The push to open access to scientific publications has seen some remarkable successes this year. After publishers appeared to overreach by pushing to revoke the US government's existing open access policy, researchers started boycotting one of the bill's backers. A competing bill was introduced that would compel more government agencies to make their work available via open access, and a similar White House petition has received over 25,000 signatures. Even the editor-in-chief of Nature now considers open access an inevitability.
Publishers that offer open access options need to recoup their costs without subscription fees, however, and had researchers pay for their publications with charges that are generally over $1,000. Now, a new open access journal is being launched that aims to turn the finances on their head. Researchers will only have to pay a one-time fee of $259 to gain lifetime publishing privileges in the journal, which will focus on biology research. Ars talked to the publisher, Peter Binfeld, to find out how the new peer-reviewed, biology-focused PeerJ will work.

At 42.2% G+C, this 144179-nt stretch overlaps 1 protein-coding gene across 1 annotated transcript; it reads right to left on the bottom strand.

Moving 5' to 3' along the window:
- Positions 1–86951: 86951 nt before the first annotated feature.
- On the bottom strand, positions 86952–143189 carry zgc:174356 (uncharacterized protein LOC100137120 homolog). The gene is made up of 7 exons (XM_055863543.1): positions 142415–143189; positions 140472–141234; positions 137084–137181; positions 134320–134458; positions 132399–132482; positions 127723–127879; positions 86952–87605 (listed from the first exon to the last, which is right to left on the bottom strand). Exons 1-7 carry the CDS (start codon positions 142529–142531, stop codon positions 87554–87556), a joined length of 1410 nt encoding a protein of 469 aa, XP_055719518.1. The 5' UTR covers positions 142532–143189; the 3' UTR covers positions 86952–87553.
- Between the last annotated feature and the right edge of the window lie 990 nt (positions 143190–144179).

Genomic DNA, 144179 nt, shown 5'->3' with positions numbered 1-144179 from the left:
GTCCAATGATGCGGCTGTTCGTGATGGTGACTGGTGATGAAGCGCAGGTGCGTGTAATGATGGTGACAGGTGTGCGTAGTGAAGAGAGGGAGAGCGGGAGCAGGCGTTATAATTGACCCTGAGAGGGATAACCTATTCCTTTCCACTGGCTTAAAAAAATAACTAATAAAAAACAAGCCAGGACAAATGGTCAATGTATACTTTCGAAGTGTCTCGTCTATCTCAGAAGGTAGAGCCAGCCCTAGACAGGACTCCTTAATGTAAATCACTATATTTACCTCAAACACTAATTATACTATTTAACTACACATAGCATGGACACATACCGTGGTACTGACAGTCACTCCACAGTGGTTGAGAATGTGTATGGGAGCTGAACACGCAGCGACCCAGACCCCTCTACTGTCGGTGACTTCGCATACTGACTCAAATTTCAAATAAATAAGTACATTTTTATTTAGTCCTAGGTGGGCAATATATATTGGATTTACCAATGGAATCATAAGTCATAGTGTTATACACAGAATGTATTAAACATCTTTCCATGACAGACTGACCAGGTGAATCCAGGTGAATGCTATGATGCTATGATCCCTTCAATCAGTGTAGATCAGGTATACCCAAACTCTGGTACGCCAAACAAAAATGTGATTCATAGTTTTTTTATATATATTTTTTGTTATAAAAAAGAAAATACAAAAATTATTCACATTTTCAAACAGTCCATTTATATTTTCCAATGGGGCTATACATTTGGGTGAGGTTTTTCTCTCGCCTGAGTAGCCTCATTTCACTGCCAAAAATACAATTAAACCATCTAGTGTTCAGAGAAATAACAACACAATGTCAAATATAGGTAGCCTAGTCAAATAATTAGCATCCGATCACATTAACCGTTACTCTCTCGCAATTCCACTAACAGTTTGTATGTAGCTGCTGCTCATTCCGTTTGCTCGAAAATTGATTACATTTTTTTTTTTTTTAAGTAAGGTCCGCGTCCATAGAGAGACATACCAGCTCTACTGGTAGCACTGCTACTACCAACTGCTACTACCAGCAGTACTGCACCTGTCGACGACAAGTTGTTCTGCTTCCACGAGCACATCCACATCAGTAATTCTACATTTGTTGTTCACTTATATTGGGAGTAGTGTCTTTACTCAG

Binfeld believes that open access to research has reached an inflection point. "It feels like we've turned a hockey-stick corner of a disruption curve, and open access is now picking up, and I think everyone can see that," he said. Unfortunately, open access publishing, though free for readers, costs researchers a lot of money. PeerJ is a "great opportunity to experiment with a different business model, a different payment model."